Thousand Oaks Students to Go On a Global ‘Odyssey of the Mind’


The girls getting costume ready. From left to right: Ashlyn Loberg, Addison Stolle, Alyssa Wood, Emily Merjan, Lexy Plotkin, Alyssa Rice and in the front of the group is Gracyn Manley

A group of creative Thousand Oaks fifth-graders have been making a name for themselves using their wits and talents in a global competition. The seven Lang Ranch Elementary students–Addison Stolle, Alyssa Rice, Alyssa Wood, Ashlyn Loberg, Emily Merjan, Gracyn Manley and Lexy Plotkin– are members of Odyssey of the Mind, an international educational program that provides creative problem-solving opportunities for students from kindergarten through college.

“Our girls were the first team started two years ago in third grade when our librarian, Michele Lautterman, brought it to our school,” said parent Cindy Plotkin. “Since then they have encouraged over 20 teams to start up at our school. We actually had another team go to world last year.”

After a recent regional win, the girls took second place in their division in the state of California and are going on to the World Competition in Iowa, May 25th- 29th. “This is an amazing feat and they are the only Conejo Valley team to qualify for world,” said Cindy. “They will be competing along with 800 other teams from around the globe.”

“This is so exciting,” said Lexy Plotkin, 10. “We’ve really enjoyed the past years and have made strong friendships.”

Thousands of teams from throughout the U.S. and 25 other countries participate in the program, which is comprised of teams of seven students each. The program requires that teams apply their creativity to solve problems that range from building mechanical devices to presenting their own interpretation of literary classics. “What’s great about this is that the parents do nothing,” said Katherine Loberg, the team’s parent coach. “The kids do everything.” In fact, kids get penalty points for outside assistance.

At the beginning of each school year, teams are given five problems from which to choose. “We all present the problems and then vote on the one we like the best,” said Ashlyn Loberg, 10.

This year the girls chose to do a theater performance. They get together every Thursday after school to create the required eight-minute skit. On Sunday afternoons, they build and create their own sets, props and costumes. Regional competitions begin in late February/early March, state competitions are held in late March.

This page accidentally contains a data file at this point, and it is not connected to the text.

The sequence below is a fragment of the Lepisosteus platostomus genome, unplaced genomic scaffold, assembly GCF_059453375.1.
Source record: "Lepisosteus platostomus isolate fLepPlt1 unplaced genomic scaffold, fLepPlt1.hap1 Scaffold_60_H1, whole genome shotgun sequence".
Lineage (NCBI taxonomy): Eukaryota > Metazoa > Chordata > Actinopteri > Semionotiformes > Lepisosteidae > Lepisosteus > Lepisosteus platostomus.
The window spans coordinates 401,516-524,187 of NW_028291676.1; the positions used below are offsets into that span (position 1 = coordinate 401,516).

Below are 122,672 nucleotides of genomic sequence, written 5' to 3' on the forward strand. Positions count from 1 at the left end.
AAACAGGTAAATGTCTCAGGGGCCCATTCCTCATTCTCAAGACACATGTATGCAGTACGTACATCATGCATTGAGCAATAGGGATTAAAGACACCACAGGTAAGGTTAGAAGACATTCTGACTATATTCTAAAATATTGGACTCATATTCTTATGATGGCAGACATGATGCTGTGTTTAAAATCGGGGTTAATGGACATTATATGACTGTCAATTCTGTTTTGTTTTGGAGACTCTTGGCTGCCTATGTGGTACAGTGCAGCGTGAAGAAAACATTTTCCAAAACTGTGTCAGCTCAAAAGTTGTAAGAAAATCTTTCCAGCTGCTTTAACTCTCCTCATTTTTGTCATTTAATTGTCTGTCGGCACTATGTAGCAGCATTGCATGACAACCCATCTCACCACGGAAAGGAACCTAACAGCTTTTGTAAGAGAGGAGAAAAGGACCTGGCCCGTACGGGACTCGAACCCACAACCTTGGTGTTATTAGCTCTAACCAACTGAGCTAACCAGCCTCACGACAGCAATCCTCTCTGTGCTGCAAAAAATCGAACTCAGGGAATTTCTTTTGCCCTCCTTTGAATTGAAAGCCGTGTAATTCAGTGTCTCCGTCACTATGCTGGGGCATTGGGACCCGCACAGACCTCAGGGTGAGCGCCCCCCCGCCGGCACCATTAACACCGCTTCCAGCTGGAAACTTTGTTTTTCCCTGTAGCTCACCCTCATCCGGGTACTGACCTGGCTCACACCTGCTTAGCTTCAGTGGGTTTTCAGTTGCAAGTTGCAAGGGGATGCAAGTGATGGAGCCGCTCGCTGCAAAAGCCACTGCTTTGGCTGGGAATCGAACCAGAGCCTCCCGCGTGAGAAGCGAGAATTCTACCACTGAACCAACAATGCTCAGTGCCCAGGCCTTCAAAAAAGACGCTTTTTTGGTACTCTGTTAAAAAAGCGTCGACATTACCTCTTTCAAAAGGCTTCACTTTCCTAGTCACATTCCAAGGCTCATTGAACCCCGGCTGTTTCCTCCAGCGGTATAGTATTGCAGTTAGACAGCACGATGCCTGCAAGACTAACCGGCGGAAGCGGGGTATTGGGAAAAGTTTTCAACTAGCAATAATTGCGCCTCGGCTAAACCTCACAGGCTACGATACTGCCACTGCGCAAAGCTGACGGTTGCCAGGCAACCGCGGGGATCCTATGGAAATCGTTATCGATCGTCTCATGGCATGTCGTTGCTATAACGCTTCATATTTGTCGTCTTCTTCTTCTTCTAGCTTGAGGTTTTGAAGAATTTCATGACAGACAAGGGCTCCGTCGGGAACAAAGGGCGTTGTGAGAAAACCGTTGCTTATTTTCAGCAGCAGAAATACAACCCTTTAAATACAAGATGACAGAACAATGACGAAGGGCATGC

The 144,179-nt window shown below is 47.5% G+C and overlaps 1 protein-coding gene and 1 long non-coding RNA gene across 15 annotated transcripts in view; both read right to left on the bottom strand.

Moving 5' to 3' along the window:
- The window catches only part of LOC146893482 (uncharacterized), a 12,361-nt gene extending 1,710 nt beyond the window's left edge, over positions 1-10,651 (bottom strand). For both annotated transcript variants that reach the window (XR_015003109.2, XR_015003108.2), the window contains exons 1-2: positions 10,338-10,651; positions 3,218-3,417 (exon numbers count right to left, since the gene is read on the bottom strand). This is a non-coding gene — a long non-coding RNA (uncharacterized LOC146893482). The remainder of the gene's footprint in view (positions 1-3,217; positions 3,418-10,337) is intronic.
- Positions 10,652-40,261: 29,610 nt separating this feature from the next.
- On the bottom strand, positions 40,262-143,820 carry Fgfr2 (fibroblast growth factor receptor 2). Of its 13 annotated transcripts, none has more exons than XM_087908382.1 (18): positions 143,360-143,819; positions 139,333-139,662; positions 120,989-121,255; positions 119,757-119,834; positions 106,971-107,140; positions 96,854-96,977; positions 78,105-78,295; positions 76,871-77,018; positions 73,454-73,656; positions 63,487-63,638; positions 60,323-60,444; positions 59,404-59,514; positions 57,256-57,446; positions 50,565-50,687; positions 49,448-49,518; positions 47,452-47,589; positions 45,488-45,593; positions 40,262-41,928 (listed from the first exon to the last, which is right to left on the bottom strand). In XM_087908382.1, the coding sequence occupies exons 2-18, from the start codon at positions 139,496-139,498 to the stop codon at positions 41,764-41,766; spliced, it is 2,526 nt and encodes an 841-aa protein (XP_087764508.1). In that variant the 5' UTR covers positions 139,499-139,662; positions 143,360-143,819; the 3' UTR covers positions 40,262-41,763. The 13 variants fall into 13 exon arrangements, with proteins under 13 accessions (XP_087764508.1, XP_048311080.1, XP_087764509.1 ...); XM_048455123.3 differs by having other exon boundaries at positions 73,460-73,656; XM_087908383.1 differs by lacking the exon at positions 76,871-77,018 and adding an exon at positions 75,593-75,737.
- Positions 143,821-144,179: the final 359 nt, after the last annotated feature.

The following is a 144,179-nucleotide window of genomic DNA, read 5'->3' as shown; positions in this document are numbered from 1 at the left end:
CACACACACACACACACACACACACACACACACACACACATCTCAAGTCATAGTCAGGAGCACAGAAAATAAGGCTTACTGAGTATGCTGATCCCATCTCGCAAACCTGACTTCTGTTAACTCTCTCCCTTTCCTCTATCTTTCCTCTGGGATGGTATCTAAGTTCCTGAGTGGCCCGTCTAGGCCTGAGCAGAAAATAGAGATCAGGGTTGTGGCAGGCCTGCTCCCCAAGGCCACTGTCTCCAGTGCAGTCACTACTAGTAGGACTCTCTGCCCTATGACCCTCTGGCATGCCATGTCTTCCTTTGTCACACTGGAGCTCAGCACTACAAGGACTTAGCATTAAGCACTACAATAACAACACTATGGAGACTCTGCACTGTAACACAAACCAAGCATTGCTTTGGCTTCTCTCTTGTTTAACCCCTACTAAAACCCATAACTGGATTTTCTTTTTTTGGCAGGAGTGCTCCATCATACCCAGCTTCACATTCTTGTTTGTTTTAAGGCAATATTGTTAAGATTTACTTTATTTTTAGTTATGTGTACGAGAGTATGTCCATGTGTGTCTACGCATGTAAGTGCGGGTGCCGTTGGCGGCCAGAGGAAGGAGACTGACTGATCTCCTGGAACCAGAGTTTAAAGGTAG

This year’s winning presentation is called “Fur, Fins, Feathers and Friends” and involves animals named after candy, a mad scientist and a portal to Candyland. “We’ve done some pretty crazy things,” said Lexy.

This year the girls also received a medal for first place in Style. “But the highlight of the awards ceremony was when they were honored with another special medal for being Odyssey Angels given to teams that incorporated community service with their problem/solution,” said Cindy.

Last year one of the girls on the team had a family friend whose son was dying of an inoperable brain tumor. The team dedicated and created their performance with him in mind. “Our message was hope,” said Ashlyn. “When you have hope, you can keep going.” The girls held a garage sale for the Chad Tough Foundation ( and raised over $2000.00.


The girls at this year’s state competition. From left to right: Ashlyn Loberg, Addison Stoille, Alyssa Wood, Lexy Plotkin, Emily Merjan, Gracyn Manley and Alyssa Rice.

“They had no idea their coach had nominated them,” said Cindy. “I think that was their proudest moment to be honored for Chad’s sake. Sadly he passed away earlier this year, but he was very much with the girls when they won this distinguished award.”

The team’s biggest challenge now is raising the funds to get to the World Competition. “We figured we will need $21,000 to travel to Iowa,” said Ashlyn. So far, they’ve raised $800 through various fundraisers. In addition, the parents will be contributing $1,000 each.

“Amgen has generously agreed to match each parents donation,” said Katherine. But this still isn’t enough.

“It’s going to cost a small fortune getting the seven girls, their coach, and a school district rep, all their sets costumes and props to Ames, Iowa,” said Cindy. “We will take help anyway we can find it, such as corporate matching; tax deductible monetary donations are great but services are vital also such as: shipping, lodging, food and transport businesses.”

For more information about the Lang Ranch team and to donate, go to 

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